This is somewhat related to the question about copper vs. cast iron, but this is about copper vs. pure stainless steel.
I had an old stainless steel stockpot that warped (it was very, very cheap stainless steel, paper thin) and have to replace it ASAP. I have a family member with a few connections that gets a deep discount on one of the more expensive brands. I asked her to look into getting me a copper stockpot (lined with stainless steel, of course, so the reactivity problem more or less goes away), and got this response as an explanation to why it is apparently unavailable here:
[...] there is apparently no advantage cooking-wise to using copper, and people just buy it for the look.
[...] None of our big accounts, including [XYZ] etc even had any interest in stocking it, which is why we never brought it in.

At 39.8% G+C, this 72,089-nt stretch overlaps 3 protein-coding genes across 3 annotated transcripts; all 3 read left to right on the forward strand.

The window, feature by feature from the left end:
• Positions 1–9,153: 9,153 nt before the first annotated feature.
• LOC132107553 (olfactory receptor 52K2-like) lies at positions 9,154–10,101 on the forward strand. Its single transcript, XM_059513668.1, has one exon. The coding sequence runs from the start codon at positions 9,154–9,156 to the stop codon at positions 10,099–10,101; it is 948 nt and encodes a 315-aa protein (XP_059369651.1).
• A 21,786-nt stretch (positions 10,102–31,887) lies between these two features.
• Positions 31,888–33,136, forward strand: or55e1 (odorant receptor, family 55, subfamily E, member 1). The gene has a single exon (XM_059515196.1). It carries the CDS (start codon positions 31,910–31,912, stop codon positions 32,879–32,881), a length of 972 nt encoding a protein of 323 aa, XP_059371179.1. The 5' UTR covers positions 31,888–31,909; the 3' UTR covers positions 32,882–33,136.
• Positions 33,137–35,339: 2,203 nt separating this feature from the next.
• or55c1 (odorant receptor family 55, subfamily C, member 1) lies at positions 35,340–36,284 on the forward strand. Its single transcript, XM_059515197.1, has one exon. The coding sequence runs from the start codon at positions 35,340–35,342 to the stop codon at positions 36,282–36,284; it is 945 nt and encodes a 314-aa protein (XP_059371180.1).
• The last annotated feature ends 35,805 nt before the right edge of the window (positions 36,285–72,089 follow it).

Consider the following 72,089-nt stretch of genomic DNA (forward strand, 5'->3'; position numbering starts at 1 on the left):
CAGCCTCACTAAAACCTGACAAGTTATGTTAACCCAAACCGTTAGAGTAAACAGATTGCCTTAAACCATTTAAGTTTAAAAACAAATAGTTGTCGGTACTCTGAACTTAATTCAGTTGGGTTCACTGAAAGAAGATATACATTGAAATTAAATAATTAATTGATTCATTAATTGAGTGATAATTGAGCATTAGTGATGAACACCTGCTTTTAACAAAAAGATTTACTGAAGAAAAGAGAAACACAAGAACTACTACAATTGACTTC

Note that these stores do carry the same brand of stainless steel products, just not copper.
Now, I am taking this with a
grain pile of salt because (a) this family member never cooks and (b) the advice came from a marketing manager who obviously wants to push the products that are available locally. Nevertheless, I think it's worth asking people with knowledge/experience:
Is there actual evidence confirming any of the advantages of copper cookware (durability, conductivity, heat spread, etc.)? Has it actually been proven anywhere that copper is (or is not) superior to stainless steel?
I'm looking for strong evidence here, so please answer only if you are prepared to back it up.
Clarification (with apologies to Ward): I am looking for evidence of the practical benefits. It's obviously indisputable and easy to look up the fact that copper is a better conductor than steel, and lighter; the question is, does this matter with respect to responsiveness, hot spots, and so on?